- The Washington Times - Tuesday, May 17, 2005

LOS ANGELES - When the Rev. Alan Meenan took over as senior pastor at the nationally prominent Hollywood First Presbyterian Church, it had been losing members for 20 years.

Now, hundreds of new worshippers are flocking to an alternative service staged by the church at a nearby nightclub that offers live rock music and a casual atmosphere that doesn’t frown on flip-flops and nose piercings.

The service, called Contemporary Urban Experience, has bolstered membership at one of the most storied Presbyterian congregations in the country. But it also has created a rift between old and new members that threatens to tear the conservative church apart.

Responding to numerous complaints about Mr. Meenan, regional church officials, in a rare step, took control of operations at Hollywood First two weeks ago and put Mr. Meenan and his executive pastor on paid administrative leave to restore the peace.

The turmoil within the 2,700-member congregation reflects what specialists call the “worship war,” an identity crisis that has beset many mainline Protestant denominations as they struggle to survive in a culture that puts less importance on the traditions of organized religion.

Membership among Presbyterian churches has declined by as many as 40,000 people a year since the mid-1960s, said Jerry Van Marter, news director at Presbyterian Church USA.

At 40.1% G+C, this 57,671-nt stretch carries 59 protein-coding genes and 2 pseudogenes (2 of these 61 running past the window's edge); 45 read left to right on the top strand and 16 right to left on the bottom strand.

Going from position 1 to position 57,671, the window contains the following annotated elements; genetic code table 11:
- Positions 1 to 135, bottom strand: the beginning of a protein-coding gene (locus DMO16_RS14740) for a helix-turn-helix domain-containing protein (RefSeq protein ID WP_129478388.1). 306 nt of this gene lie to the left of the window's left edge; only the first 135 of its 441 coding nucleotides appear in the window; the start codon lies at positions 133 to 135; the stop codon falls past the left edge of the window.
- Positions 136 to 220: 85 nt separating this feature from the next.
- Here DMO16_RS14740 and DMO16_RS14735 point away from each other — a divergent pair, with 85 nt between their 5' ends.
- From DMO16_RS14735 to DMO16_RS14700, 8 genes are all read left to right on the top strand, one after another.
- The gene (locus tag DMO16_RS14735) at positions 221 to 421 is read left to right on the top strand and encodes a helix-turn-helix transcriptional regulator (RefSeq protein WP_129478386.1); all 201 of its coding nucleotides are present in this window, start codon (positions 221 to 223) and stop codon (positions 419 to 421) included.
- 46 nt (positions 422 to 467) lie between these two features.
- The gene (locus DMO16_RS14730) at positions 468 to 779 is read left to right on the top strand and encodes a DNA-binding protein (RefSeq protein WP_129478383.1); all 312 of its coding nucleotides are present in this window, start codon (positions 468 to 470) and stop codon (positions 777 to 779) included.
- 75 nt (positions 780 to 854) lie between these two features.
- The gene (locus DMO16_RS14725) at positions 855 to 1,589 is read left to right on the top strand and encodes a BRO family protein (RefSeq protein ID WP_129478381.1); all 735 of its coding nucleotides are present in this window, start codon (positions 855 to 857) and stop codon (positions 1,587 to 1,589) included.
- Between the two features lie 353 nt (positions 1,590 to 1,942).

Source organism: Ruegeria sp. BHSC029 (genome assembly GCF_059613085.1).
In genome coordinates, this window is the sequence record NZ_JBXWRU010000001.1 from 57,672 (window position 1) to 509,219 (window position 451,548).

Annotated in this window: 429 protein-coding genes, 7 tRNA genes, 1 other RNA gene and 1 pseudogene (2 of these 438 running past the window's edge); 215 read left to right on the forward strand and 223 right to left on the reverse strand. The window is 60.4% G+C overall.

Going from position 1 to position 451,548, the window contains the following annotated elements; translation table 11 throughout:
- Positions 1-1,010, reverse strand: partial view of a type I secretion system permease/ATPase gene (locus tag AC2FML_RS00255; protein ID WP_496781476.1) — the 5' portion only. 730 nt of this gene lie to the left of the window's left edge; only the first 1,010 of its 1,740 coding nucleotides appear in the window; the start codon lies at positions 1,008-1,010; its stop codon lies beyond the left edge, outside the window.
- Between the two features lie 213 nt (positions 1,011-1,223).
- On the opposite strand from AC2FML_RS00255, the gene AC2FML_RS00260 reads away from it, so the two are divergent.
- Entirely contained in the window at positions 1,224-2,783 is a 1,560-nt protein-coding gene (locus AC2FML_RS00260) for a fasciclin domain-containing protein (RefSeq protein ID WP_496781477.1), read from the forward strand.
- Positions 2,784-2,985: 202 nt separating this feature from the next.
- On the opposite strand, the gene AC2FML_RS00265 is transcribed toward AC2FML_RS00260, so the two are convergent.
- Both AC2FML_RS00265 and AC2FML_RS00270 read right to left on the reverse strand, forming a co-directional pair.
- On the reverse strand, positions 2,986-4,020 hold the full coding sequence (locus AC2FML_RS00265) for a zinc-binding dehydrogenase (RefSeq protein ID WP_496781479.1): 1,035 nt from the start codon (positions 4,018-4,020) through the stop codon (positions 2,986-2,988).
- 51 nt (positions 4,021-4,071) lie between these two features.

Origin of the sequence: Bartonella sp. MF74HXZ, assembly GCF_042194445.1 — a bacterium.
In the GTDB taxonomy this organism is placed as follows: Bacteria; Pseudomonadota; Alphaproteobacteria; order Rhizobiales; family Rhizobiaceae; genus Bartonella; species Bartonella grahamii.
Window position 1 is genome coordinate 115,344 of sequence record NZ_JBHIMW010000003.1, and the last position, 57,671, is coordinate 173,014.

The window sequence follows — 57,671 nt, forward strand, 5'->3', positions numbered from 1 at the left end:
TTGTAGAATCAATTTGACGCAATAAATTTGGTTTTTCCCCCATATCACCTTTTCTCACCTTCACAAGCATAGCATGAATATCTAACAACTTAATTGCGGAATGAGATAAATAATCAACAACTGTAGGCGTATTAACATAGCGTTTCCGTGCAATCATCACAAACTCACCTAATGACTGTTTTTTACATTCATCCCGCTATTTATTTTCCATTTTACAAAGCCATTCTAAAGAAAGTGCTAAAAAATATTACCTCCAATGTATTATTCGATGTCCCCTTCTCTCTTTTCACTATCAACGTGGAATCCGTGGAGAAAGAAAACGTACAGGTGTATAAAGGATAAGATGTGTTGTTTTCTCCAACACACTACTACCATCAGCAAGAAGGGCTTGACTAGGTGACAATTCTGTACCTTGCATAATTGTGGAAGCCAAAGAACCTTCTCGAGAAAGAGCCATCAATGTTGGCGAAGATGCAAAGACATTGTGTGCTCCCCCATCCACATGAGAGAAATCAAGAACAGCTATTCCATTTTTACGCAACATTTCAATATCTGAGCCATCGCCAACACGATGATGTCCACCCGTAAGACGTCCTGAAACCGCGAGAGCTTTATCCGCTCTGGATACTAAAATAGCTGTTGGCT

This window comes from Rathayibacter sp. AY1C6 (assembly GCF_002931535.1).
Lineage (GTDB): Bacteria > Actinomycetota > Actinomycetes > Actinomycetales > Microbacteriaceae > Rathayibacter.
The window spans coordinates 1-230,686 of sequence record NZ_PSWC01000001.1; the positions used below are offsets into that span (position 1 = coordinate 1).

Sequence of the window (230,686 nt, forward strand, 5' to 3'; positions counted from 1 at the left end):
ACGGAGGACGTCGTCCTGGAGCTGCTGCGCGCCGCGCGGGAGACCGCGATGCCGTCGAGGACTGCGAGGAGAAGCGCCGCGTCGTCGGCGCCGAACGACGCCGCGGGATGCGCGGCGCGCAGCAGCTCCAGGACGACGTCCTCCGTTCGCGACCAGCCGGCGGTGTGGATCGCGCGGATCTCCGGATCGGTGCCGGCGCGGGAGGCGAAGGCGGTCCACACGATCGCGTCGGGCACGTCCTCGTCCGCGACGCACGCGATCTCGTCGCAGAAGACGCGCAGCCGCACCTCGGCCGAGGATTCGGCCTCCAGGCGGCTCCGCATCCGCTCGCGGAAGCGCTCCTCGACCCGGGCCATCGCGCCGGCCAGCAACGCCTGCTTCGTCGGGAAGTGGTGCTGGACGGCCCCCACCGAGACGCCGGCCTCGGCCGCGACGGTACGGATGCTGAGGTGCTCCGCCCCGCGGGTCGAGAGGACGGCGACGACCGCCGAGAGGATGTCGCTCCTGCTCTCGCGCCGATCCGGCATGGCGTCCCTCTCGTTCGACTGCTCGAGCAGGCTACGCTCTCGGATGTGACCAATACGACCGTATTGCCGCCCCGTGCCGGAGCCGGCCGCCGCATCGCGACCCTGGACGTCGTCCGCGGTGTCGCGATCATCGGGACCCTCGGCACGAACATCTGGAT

Similar declines have been seen in nearly all mainline Protestant denominations, as clashes have developed not only over worship style, but also issues such as the ordination of women and the role of homosexuals in the church.

The decline has been especially painful at Hollywood First, where the congregation helped launch evangelists Billy Graham and Lloyd Ogilvie, who is the U.S. Senate chaplain. It was home to Bill Bright, founder of Campus Crusade for Christ, and Henrietta Mears, author of the popular Sunday school curriculum Gospel Light.

“Hollywood Presbyterian is the elite,” said congregant Teena Smith, who until recently attended a nondenominational megachurch in Atlanta. “People against Meenan say … ‘That’s great, move to alternative. But not in our back yard.’”

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